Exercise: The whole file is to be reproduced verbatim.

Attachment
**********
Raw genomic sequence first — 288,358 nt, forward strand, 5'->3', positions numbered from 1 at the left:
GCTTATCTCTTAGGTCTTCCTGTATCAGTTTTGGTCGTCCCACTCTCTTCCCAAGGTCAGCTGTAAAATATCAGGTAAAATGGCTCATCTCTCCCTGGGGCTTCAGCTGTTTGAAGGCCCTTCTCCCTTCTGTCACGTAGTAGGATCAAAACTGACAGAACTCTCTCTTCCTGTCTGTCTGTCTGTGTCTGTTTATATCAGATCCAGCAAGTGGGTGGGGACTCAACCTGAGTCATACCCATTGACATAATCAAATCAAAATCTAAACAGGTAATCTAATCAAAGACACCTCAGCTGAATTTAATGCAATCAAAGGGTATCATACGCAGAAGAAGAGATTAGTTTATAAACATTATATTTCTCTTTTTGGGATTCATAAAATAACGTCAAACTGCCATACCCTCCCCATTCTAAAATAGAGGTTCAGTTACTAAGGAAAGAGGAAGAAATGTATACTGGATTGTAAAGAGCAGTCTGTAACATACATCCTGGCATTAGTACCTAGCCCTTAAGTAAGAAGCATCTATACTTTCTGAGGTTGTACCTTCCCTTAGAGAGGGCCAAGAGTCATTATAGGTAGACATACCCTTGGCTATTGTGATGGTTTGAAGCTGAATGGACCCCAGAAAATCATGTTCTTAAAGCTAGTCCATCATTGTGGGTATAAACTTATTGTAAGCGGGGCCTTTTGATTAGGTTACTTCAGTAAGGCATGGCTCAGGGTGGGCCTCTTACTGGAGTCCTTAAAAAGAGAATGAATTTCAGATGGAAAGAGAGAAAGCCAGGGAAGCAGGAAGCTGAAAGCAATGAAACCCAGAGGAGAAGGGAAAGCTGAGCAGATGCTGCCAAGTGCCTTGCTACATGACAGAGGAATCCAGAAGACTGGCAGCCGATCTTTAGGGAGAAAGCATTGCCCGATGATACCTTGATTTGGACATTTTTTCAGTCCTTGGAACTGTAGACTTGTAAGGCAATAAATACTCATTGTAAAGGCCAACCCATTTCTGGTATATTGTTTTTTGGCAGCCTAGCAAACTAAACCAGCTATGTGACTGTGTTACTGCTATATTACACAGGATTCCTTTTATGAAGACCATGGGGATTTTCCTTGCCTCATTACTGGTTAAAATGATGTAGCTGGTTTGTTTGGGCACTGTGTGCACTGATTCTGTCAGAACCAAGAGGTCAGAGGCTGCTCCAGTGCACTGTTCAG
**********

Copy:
Raw genomic sequence first — 288,358 nt, forward strand, 5'->3', positions numbered from 1 at the left:
GCTTATCTCTTAGGTCTTCCTGTATCAGTTTTGGTCGTCCCACTCTCTTCCCAAGGTCAGCTGTAAAATATCAGGTAAAATGGCTCATCTCTCCCTGGGGCTTCAGCTGTTTGAAGGCCCTTCTCCCTTCTGTCACGTAGTAGGATCAAAACTGACAGAACTCTCTCTTCCTGTCTGTCTGTCTGTGTCTGTTTATATCAGATCCAGCAAGTGGGTGGGGACTCAACCTGAGTCATACCCATTGACATAATCAAATCAAAATCTAAACAGGTAATCTAATCAAAGACACCTCAGCTGAATTTAATGCAATCAAAGGGTATCATACGCAGAAGAAGAGATTAGTTTATAAACATTATATTTCTCTTTTTGGGATTCATAAAATAACGTCAAACTGCCATACCCTCCCCATTCTAAAATAGAGGTTCAGTTACTAAGGAAAGAGGAAGAAATGTATACTGGATTGTAAAGAGCAGTCTGTAACATACATCCTGGCATTAGTACCTAGCCCTTAAGTAAGAAGCATCTATACTTTCTGAGGTTGTACCTTCCCTTAGAGAGGGCCAAGAGTCATTATAGGTAGACATACCCTTGGCTATTGTGATGGTTTGAAGCTGAATGGACCCCAGAAAATCATGTTCTTAAAGCTAGTCCATCATTGTGGGTATAAACTTATTGTAAGCGGGGCCTTTTGATTAGGTTACTTCAGTAAGGCATGGCTCAGGGTGGGCCTCTTACTGGAGTCCTTAAAAAGAGAATGAATTTCAGATGGAAAGAGAGAAAGCCAGGGAAGCAGGAAGCTGAAAGCAATGAAACCCAGAGGAGAAGGGAAAGCTGAGCAGATGCTGCCAAGTGCCTTGCTACATGACAGAGGAATCCAGAAGACTGGCAGCCGATCTTTAGGGAGAAAGCATTGCCCGATGATACCTTGATTTGGACATTTTTTCAGTCCTTGGAACTGTAGACTTGTAAGGCAATAAATACTCATTGTAAAGGCCAACCCATTTCTGGTATATTGTTTTTTGGCAGCCTAGCAAACTAAACCAGCTATGTGACTGTGTTACTGCTATATTACACAGGATTCCTTTTATGAAGACCATGGGGATTTTCCTTGCCTCATTACTGGTTAAAATGATGTAGCTGGTTTGTTTGGGCACTGTGTGCACTGATTCTGTCAGAACCAAGAGGTCAGAGGCTGCTCCAGTGCACTGTTCAG